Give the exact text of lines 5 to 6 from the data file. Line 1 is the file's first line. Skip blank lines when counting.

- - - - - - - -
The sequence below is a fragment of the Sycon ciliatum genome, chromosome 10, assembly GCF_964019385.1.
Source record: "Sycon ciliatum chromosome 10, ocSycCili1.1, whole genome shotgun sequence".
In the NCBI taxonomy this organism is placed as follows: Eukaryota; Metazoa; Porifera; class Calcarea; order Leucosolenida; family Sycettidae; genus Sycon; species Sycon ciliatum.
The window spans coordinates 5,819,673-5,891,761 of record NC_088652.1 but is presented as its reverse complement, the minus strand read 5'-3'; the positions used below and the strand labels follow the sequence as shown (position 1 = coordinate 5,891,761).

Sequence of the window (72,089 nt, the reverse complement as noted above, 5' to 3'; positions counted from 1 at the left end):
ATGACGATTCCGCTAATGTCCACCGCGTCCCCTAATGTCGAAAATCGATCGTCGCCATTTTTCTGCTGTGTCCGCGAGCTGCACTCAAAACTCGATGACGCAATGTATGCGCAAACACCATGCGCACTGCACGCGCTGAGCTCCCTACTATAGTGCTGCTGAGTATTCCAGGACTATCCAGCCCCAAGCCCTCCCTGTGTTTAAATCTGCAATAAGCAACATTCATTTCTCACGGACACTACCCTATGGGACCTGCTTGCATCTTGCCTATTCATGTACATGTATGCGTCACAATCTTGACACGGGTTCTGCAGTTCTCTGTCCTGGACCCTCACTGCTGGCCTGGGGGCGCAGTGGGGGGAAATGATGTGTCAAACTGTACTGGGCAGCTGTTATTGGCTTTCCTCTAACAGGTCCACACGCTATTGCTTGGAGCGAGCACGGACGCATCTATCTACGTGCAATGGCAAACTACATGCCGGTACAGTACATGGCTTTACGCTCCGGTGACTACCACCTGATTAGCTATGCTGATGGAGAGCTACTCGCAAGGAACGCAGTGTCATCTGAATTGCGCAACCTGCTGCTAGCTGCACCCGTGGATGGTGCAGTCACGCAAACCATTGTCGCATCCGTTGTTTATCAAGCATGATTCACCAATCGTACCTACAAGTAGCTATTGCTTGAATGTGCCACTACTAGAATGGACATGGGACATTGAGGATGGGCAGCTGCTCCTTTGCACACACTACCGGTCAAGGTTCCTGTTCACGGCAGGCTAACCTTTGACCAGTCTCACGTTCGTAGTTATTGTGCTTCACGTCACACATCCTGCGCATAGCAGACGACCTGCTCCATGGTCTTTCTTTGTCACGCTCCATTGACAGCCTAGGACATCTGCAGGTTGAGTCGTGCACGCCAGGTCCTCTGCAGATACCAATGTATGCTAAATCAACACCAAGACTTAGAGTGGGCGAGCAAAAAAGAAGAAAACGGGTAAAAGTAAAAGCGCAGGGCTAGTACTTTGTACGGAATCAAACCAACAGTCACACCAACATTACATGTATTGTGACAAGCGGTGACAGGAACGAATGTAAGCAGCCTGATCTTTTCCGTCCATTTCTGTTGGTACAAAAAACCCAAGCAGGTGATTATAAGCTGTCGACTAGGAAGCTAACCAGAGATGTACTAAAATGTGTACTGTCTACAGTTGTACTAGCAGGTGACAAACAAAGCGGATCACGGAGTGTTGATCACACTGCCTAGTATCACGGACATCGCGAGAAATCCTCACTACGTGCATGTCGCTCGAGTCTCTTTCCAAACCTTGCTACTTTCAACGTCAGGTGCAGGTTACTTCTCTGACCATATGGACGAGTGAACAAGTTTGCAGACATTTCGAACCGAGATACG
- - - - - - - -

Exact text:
Sequence of the window (72,089 nt, the reverse complement as noted above, 5' to 3'; positions counted from 1 at the left end):
ATGACGATTCCGCTAATGTCCACCGCGTCCCCTAATGTCGAAAATCGATCGTCGCCATTTTTCTGCTGTGTCCGCGAGCTGCACTCAAAACTCGATGACGCAATGTATGCGCAAACACCATGCGCACTGCACGCGCTGAGCTCCCTACTATAGTGCTGCTGAGTATTCCAGGACTATCCAGCCCCAAGCCCTCCCTGTGTTTAAATCTGCAATAAGCAACATTCATTTCTCACGGACACTACCCTATGGGACCTGCTTGCATCTTGCCTATTCATGTACATGTATGCGTCACAATCTTGACACGGGTTCTGCAGTTCTCTGTCCTGGACCCTCACTGCTGGCCTGGGGGCGCAGTGGGGGGAAATGATGTGTCAAACTGTACTGGGCAGCTGTTATTGGCTTTCCTCTAACAGGTCCACACGCTATTGCTTGGAGCGAGCACGGACGCATCTATCTACGTGCAATGGCAAACTACATGCCGGTACAGTACATGGCTTTACGCTCCGGTGACTACCACCTGATTAGCTATGCTGATGGAGAGCTACTCGCAAGGAACGCAGTGTCATCTGAATTGCGCAACCTGCTGCTAGCTGCACCCGTGGATGGTGCAGTCACGCAAACCATTGTCGCATCCGTTGTTTATCAAGCATGATTCACCAATCGTACCTACAAGTAGCTATTGCTTGAATGTGCCACTACTAGAATGGACATGGGACATTGAGGATGGGCAGCTGCTCCTTTGCACACACTACCGGTCAAGGTTCCTGTTCACGGCAGGCTAACCTTTGACCAGTCTCACGTTCGTAGTTATTGTGCTTCACGTCACACATCCTGCGCATAGCAGACGACCTGCTCCATGGTCTTTCTTTGTCACGCTCCATTGACAGCCTAGGACATCTGCAGGTTGAGTCGTGCACGCCAGGTCCTCTGCAGATACCAATGTATGCTAAATCAACACCAAGACTTAGAGTGGGCGAGCAAAAAAGAAGAAAACGGGTAAAAGTAAAAGCGCAGGGCTAGTACTTTGTACGGAATCAAACCAACAGTCACACCAACATTACATGTATTGTGACAAGCGGTGACAGGAACGAATGTAAGCAGCCTGATCTTTTCCGTCCATTTCTGTTGGTACAAAAAACCCAAGCAGGTGATTATAAGCTGTCGACTAGGAAGCTAACCAGAGATGTACTAAAATGTGTACTGTCTACAGTTGTACTAGCAGGTGACAAACAAAGCGGATCACGGAGTGTTGATCACACTGCCTAGTATCACGGACATCGCGAGAAATCCTCACTACGTGCATGTCGCTCGAGTCTCTTTCCAAACCTTGCTACTTTCAACGTCAGGTGCAGGTTACTTCTCTGACCATATGGACGAGTGAACAAGTTTGCAGACATTTCGAACCGAGATACG